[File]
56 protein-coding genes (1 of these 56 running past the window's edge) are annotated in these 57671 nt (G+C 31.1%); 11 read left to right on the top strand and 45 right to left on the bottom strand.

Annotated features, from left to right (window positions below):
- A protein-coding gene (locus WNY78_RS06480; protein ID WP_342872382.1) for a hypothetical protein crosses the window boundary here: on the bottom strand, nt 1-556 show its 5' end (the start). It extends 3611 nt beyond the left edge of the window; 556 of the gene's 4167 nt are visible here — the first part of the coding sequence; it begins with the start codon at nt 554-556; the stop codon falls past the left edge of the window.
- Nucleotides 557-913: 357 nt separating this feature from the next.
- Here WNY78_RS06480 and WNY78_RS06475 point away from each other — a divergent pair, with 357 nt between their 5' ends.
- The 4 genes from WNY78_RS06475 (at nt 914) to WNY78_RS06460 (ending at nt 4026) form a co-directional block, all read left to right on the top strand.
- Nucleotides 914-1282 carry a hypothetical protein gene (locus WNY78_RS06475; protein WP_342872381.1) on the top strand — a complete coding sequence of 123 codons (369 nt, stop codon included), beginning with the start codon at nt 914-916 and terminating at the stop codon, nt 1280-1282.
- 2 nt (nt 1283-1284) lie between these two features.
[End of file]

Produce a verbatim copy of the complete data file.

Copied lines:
56 protein-coding genes (1 of these 56 running past the window's edge) are annotated in these 57671 nt (G+C 31.1%); 11 read left to right on the top strand and 45 right to left on the bottom strand.

Annotated features, from left to right (window positions below):
- A protein-coding gene (locus WNY78_RS06480; protein ID WP_342872382.1) for a hypothetical protein crosses the window boundary here: on the bottom strand, nt 1-556 show its 5' end (the start). It extends 3611 nt beyond the left edge of the window; 556 of the gene's 4167 nt are visible here — the first part of the coding sequence; it begins with the start codon at nt 554-556; the stop codon falls past the left edge of the window.
- Nucleotides 557-913: 357 nt separating this feature from the next.
- Here WNY78_RS06480 and WNY78_RS06475 point away from each other — a divergent pair, with 357 nt between their 5' ends.
- The 4 genes from WNY78_RS06475 (at nt 914) to WNY78_RS06460 (ending at nt 4026) form a co-directional block, all read left to right on the top strand.
- Nucleotides 914-1282 carry a hypothetical protein gene (locus WNY78_RS06475; protein WP_342872381.1) on the top strand — a complete coding sequence of 123 codons (369 nt, stop codon included), beginning with the start codon at nt 914-916 and terminating at the stop codon, nt 1280-1282.
- 2 nt (nt 1283-1284) lie between these two features.